5 Things Writing Has Taught Me About Love

1. Remember The Details

Writers are taught to pay attention to detail.

They remember the big things, the small things, and the things that never happened at all. They remember that yellow shirt from the 80s you wore the first time you met. They remember the first compliment they gave you and the way the four strangers at the table by the window smiled like they knew just how desperately it had been clawing to get out. Writers remember the first and only time you said “I love you” and how you meant it the way a sailor loves the wind, dependent and reliant. They can recall the stories you told to pass the time when you missed your train stop and all the stops they missed themselves. In the end, those are the things that matter the most.

2. Learn to Love Flaws

All writers know the best characters have their fair share of flaws.

A writer sees depth in your inability to talk about your father and values the complication in your habit to smoke when you’re drunk no matter how much you hate the taste. They marvel in each of your quirks and every single tick. The vanity of checking your hair in a microwave and your incessant need to walk on the street side of the sidewalk are the noteworthy differences in your characterization. Those things define you more than any job ever could. They flesh you out and make you human.

3. Write About What You Know

Since their very first writing class, writers are told to write what they know. Writers work and learn through experience. To truly be successful, a writer must live. Go out. See the world. Fuck up. Live without regret. Try to live without regret, regret plenty of things, and accept that life goes on no matter how we look at it. Love harder. Love more. Try to be the bigger person. Fail at being the bigger person, spend a few nights angry and alone, and come back ready to fuck up without regret all over again. In order to get it right, a writer needs to get it all the other ways first.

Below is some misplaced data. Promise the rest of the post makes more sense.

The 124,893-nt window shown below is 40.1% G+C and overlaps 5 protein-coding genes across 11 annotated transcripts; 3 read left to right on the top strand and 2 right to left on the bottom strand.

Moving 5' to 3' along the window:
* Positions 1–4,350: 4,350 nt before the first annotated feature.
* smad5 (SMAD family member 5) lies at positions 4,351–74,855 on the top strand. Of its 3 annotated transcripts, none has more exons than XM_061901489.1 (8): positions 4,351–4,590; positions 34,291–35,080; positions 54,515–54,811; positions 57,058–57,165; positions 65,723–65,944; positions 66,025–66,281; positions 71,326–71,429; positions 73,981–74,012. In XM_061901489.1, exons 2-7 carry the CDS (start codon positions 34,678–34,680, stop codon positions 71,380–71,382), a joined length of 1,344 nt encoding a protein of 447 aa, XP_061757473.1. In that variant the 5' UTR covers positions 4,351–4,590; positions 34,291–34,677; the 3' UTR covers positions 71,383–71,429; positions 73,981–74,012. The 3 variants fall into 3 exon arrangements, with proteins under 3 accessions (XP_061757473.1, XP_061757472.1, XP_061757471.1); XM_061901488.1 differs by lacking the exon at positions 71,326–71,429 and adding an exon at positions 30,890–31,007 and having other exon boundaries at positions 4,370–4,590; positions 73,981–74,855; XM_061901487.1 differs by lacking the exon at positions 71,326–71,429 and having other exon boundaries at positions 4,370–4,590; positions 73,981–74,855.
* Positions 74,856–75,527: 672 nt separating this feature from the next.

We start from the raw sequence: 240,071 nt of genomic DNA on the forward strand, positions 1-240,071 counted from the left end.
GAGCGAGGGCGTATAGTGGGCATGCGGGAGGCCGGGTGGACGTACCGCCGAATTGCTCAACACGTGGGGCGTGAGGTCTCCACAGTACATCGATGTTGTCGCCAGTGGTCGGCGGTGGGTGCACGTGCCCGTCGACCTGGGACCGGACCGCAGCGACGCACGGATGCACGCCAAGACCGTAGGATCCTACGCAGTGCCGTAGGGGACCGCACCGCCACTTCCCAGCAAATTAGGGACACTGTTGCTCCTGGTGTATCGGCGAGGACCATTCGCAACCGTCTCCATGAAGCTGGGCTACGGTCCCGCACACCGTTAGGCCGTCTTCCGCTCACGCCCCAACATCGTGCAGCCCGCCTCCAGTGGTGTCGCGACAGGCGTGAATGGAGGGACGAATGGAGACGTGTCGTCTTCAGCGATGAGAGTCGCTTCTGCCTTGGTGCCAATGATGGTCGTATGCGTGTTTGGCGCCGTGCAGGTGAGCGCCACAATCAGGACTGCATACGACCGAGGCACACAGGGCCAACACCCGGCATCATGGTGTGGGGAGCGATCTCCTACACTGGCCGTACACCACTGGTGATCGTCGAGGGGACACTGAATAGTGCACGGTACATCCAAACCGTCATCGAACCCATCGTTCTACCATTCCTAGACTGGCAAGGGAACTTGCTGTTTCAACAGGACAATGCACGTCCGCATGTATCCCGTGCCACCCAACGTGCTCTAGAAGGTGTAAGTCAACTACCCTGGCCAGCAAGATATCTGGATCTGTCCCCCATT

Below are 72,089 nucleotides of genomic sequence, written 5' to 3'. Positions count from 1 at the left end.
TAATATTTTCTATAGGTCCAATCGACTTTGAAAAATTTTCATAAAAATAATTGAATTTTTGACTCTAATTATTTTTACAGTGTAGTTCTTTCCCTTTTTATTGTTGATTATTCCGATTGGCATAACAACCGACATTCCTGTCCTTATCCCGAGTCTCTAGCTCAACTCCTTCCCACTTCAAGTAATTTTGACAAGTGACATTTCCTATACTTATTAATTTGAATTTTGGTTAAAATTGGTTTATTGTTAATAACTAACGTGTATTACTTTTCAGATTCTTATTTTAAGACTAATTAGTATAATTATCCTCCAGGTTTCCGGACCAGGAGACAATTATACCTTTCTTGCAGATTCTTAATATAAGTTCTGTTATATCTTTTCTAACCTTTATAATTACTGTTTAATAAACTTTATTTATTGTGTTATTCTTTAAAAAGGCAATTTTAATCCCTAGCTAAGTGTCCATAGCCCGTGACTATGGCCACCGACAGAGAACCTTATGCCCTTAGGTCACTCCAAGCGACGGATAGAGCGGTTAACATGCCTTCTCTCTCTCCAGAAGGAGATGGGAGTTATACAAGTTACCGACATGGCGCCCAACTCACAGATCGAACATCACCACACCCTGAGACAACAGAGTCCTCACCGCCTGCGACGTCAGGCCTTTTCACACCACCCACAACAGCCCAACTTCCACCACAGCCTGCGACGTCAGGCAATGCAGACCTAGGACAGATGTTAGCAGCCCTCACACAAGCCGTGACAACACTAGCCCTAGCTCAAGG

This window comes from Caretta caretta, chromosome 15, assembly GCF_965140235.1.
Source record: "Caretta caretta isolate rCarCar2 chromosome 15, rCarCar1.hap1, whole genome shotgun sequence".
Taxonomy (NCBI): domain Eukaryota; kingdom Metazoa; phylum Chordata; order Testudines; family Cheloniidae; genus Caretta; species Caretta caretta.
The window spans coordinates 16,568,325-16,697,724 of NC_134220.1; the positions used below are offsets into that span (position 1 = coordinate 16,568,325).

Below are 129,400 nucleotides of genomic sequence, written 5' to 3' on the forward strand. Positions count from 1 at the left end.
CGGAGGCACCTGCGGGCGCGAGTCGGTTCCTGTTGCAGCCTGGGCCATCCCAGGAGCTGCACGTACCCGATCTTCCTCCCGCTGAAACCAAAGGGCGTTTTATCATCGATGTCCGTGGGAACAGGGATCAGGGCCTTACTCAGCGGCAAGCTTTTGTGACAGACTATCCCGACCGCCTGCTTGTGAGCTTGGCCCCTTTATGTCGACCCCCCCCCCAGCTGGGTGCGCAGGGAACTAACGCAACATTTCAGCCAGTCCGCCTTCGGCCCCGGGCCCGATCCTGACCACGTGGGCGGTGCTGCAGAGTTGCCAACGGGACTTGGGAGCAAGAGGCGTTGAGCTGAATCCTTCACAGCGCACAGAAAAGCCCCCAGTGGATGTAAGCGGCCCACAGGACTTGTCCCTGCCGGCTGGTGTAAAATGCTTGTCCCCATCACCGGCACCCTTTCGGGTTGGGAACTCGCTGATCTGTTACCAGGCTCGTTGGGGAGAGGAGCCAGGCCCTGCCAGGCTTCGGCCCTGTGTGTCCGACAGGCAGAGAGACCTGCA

4. Show, Don’t Tell

Writers are taught to find meaning. They’re taught to show, not tell. Actions. Gestures. Symbols. Tokens. These are the things that land, that hit where it matters. Writers know how cliché a single rose can be and they don’t care. Writers will drive an hour to take you for fro-yo when you get your wisdom teeth out, just to sit in bed and fall asleep. Writers will drive you down a mountain road just to watch your face as they show you the sights for the first time.

5. You Live On

Writers know better than anyone that you linger even when you’re long gone. You’re in their heads, no matter how much they wish you weren’t. Your voice. Your mannerisms. The way you hold your hand to your heart when you laugh. Your stories are a part of them now. As long as writers write, they’ll feel your kisses on the back of their neck and your thumb on the back of their hand. Writers don’t let go. Not completely. Not forever. Thought Catalog Logo Mark

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